Looks at the ways in which social structures and relationships within schools define, enable, or constrain an ethic of caring, especially for historically marginalized groups of students.
The contributors to this book tap into an important, but largely unexamined perspective: examining how social structures and relationships within schools help to define, enable, or constrain an ethic of care.
This sociological, critical perspective is used to examine K–12 schooling, focusing upon grounded qualitative studies of student groups currently and/or historically considered marginal or for whom school presents significant barriers (i. e., African Americans and Hispanics; gays and lesbians; and women). The authors have grappled with the difficulties and opportunities presented by considering multiple perspectives of caring and what that means to those living within schools.
Deborah Eaker-Rich is Assistant Professor in the Department of Educational Leadership at North Carolina State University. Jane A. Van Galen is Associate Professor and Program Director in the Education Program at The University of Washington at Bothell. She is coeditor of Home Schooling: Political, Historical, and Pedagogical Perspectives.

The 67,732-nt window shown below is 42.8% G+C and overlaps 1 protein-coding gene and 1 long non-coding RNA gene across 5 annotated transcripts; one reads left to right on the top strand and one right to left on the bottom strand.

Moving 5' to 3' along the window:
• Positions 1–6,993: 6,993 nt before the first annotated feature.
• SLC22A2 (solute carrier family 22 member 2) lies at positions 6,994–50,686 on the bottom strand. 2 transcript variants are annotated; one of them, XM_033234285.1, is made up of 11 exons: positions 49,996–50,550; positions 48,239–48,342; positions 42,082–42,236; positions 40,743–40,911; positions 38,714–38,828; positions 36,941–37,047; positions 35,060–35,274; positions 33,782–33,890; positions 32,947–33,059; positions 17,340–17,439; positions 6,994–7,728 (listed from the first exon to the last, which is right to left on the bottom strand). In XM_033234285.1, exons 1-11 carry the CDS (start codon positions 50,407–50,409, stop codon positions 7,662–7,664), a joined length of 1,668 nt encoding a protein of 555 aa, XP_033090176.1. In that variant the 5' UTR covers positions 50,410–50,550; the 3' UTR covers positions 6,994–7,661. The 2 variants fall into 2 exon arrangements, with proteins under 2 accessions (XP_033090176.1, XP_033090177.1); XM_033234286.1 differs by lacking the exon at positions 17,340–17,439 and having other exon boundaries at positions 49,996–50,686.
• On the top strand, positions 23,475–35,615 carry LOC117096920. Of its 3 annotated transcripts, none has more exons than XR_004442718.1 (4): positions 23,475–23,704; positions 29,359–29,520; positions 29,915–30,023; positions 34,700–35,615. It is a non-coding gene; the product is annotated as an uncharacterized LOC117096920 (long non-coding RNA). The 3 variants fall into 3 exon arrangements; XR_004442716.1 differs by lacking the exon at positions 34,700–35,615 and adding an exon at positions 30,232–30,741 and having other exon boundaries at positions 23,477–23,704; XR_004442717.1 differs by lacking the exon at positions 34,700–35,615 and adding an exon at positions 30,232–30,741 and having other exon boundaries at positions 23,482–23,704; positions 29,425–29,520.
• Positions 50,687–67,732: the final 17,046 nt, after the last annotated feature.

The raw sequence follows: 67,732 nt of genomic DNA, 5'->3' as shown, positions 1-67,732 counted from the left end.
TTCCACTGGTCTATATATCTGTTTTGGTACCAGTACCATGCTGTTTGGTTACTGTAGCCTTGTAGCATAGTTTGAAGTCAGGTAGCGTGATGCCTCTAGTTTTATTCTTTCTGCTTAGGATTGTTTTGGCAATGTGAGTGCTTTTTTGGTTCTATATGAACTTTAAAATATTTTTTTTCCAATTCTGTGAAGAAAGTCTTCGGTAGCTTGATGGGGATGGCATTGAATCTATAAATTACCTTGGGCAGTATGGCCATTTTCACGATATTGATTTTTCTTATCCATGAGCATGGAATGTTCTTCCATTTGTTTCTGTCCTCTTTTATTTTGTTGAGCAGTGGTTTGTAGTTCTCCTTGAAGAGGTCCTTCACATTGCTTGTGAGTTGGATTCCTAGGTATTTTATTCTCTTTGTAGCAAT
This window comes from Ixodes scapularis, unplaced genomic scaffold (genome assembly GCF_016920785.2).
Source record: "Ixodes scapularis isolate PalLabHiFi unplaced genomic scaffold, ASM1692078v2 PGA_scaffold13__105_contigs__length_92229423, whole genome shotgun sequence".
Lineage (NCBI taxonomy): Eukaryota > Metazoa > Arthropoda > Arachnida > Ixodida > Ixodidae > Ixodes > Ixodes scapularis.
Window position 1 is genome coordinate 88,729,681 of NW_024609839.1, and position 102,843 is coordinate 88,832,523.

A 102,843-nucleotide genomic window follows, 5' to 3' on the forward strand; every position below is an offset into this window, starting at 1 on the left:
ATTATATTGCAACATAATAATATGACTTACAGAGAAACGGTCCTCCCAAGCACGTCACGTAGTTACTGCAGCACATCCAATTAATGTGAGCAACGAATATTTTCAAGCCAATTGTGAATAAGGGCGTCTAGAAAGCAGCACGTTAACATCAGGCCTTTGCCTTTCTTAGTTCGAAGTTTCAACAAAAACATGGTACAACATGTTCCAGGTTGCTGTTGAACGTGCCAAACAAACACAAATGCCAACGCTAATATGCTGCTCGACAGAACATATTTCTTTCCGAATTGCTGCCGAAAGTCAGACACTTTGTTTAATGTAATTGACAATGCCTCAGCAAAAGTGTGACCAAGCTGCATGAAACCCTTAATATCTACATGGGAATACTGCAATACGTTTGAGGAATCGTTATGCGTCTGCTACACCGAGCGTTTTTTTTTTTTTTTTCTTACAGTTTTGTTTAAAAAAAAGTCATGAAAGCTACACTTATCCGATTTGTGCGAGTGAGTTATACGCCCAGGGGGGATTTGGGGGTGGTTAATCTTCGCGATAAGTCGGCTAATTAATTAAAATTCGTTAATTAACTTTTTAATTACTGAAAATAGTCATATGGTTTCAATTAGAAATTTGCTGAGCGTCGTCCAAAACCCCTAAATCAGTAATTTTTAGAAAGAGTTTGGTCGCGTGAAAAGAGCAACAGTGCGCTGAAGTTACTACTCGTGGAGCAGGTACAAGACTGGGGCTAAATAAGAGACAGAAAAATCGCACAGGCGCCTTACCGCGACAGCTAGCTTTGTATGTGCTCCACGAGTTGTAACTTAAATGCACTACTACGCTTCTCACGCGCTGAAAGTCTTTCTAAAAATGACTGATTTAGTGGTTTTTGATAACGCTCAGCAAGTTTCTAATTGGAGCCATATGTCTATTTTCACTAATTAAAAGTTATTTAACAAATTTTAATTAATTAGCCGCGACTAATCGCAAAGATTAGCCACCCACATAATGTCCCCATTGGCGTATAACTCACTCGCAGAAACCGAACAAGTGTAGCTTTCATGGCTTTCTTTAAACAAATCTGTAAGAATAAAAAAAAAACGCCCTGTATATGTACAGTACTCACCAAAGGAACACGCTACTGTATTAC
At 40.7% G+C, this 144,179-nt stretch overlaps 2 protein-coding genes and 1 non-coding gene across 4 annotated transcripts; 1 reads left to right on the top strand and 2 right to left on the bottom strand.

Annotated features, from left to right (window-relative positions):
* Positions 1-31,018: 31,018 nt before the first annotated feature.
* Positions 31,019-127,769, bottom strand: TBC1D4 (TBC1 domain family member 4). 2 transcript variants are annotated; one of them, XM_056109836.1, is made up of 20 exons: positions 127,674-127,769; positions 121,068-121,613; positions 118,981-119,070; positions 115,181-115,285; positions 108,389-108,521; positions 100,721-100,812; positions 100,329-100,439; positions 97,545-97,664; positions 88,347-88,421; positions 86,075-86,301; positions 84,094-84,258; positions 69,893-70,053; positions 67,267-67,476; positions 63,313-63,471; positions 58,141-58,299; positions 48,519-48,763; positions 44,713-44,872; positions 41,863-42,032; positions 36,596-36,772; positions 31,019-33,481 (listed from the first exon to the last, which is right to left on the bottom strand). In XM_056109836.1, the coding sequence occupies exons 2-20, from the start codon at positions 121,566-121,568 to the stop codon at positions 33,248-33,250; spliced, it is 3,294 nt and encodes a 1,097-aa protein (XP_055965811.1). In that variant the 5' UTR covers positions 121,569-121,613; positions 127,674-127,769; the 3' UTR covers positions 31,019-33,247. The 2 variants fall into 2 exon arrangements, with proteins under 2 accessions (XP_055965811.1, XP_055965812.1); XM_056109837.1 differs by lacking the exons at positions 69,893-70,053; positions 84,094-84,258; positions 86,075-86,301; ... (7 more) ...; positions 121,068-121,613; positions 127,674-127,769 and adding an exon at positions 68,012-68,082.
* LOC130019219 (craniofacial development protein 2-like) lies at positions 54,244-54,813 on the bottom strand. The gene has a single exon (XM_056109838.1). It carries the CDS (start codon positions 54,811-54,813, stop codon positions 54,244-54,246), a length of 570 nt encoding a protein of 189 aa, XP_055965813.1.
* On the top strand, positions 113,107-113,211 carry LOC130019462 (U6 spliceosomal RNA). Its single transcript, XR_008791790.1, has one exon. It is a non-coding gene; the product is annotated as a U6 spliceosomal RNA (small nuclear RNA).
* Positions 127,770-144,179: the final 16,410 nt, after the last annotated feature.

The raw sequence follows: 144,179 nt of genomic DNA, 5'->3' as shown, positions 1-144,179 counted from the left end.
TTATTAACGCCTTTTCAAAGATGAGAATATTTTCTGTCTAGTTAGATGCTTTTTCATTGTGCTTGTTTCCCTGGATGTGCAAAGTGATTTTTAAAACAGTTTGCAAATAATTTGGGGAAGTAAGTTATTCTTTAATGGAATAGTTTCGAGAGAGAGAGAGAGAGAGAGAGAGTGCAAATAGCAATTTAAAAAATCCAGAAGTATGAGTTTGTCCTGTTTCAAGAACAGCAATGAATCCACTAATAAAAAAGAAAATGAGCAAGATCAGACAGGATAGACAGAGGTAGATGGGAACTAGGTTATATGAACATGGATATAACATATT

"The topics covered in this book are crucial to the viability of the care ethic as a teaching ethic and as part of an institutional ethic. Unless educators can perceive a practical application of caring to dealing with the range of individuals, groups, and communities they work with, the care ethic remains a kind of hothouse flower, living only in singular relationships protected from most of the world. " — Stefan J. Broidy, Southwest Missouri State University
"What is of particular value in these essays, is the questions of caring that the authors engage in, first of themselves in their respective relationships, and then of the institutions. It is a shift from what is assumed to what is learned and reflected upon in experience. Also of value is the willingness to look deeper and try to gain a better understanding of the complexity of care—peeling away all the personal, societal, and institutionalized layers. " — Susan T. Danin, Research for Better Schools